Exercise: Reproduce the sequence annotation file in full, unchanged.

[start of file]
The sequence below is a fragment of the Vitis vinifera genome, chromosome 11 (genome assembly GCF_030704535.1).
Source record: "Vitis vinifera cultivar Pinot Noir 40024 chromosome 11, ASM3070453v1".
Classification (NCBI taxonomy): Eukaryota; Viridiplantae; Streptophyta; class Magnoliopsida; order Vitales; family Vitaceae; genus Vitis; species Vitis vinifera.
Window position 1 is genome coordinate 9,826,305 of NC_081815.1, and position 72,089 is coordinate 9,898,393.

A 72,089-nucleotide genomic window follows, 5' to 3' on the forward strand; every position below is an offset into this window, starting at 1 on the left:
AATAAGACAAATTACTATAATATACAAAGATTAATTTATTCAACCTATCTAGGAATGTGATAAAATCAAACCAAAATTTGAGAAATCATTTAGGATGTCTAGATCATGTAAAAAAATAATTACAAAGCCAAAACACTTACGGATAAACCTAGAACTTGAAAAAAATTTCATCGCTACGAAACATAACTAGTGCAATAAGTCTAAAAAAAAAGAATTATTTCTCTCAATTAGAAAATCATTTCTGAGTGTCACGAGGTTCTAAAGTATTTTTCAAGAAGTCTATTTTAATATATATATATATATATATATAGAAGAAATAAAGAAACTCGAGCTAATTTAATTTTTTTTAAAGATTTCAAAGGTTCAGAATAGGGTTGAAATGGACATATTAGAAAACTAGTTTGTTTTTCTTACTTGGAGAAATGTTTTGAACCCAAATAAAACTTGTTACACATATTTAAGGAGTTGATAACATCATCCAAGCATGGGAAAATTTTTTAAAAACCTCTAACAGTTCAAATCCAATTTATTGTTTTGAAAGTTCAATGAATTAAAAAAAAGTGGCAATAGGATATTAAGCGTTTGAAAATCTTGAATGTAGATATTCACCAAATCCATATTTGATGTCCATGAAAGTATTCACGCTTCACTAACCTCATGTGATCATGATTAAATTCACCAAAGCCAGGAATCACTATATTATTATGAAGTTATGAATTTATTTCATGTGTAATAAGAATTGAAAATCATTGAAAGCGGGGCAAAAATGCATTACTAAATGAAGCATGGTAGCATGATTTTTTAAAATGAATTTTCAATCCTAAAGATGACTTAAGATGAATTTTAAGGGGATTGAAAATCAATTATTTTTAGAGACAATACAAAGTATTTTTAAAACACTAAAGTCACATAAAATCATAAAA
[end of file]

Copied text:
The sequence below is a fragment of the Vitis vinifera genome, chromosome 11 (genome assembly GCF_030704535.1).
Source record: "Vitis vinifera cultivar Pinot Noir 40024 chromosome 11, ASM3070453v1".
Classification (NCBI taxonomy): Eukaryota; Viridiplantae; Streptophyta; class Magnoliopsida; order Vitales; family Vitaceae; genus Vitis; species Vitis vinifera.
Window position 1 is genome coordinate 9,826,305 of NC_081815.1, and position 72,089 is coordinate 9,898,393.

A 72,089-nucleotide genomic window follows, 5' to 3' on the forward strand; every position below is an offset into this window, starting at 1 on the left:
AATAAGACAAATTACTATAATATACAAAGATTAATTTATTCAACCTATCTAGGAATGTGATAAAATCAAACCAAAATTTGAGAAATCATTTAGGATGTCTAGATCATGTAAAAAAATAATTACAAAGCCAAAACACTTACGGATAAACCTAGAACTTGAAAAAAATTTCATCGCTACGAAACATAACTAGTGCAATAAGTCTAAAAAAAAAGAATTATTTCTCTCAATTAGAAAATCATTTCTGAGTGTCACGAGGTTCTAAAGTATTTTTCAAGAAGTCTATTTTAATATATATATATATATATATATAGAAGAAATAAAGAAACTCGAGCTAATTTAATTTTTTTTAAAGATTTCAAAGGTTCAGAATAGGGTTGAAATGGACATATTAGAAAACTAGTTTGTTTTTCTTACTTGGAGAAATGTTTTGAACCCAAATAAAACTTGTTACACATATTTAAGGAGTTGATAACATCATCCAAGCATGGGAAAATTTTTTAAAAACCTCTAACAGTTCAAATCCAATTTATTGTTTTGAAAGTTCAATGAATTAAAAAAAAGTGGCAATAGGATATTAAGCGTTTGAAAATCTTGAATGTAGATATTCACCAAATCCATATTTGATGTCCATGAAAGTATTCACGCTTCACTAACCTCATGTGATCATGATTAAATTCACCAAAGCCAGGAATCACTATATTATTATGAAGTTATGAATTTATTTCATGTGTAATAAGAATTGAAAATCATTGAAAGCGGGGCAAAAATGCATTACTAAATGAAGCATGGTAGCATGATTTTTTAAAATGAATTTTCAATCCTAAAGATGACTTAAGATGAATTTTAAGGGGATTGAAAATCAATTATTTTTAGAGACAATACAAAGTATTTTTAAAACACTAAAGTCACATAAAATCATAAAA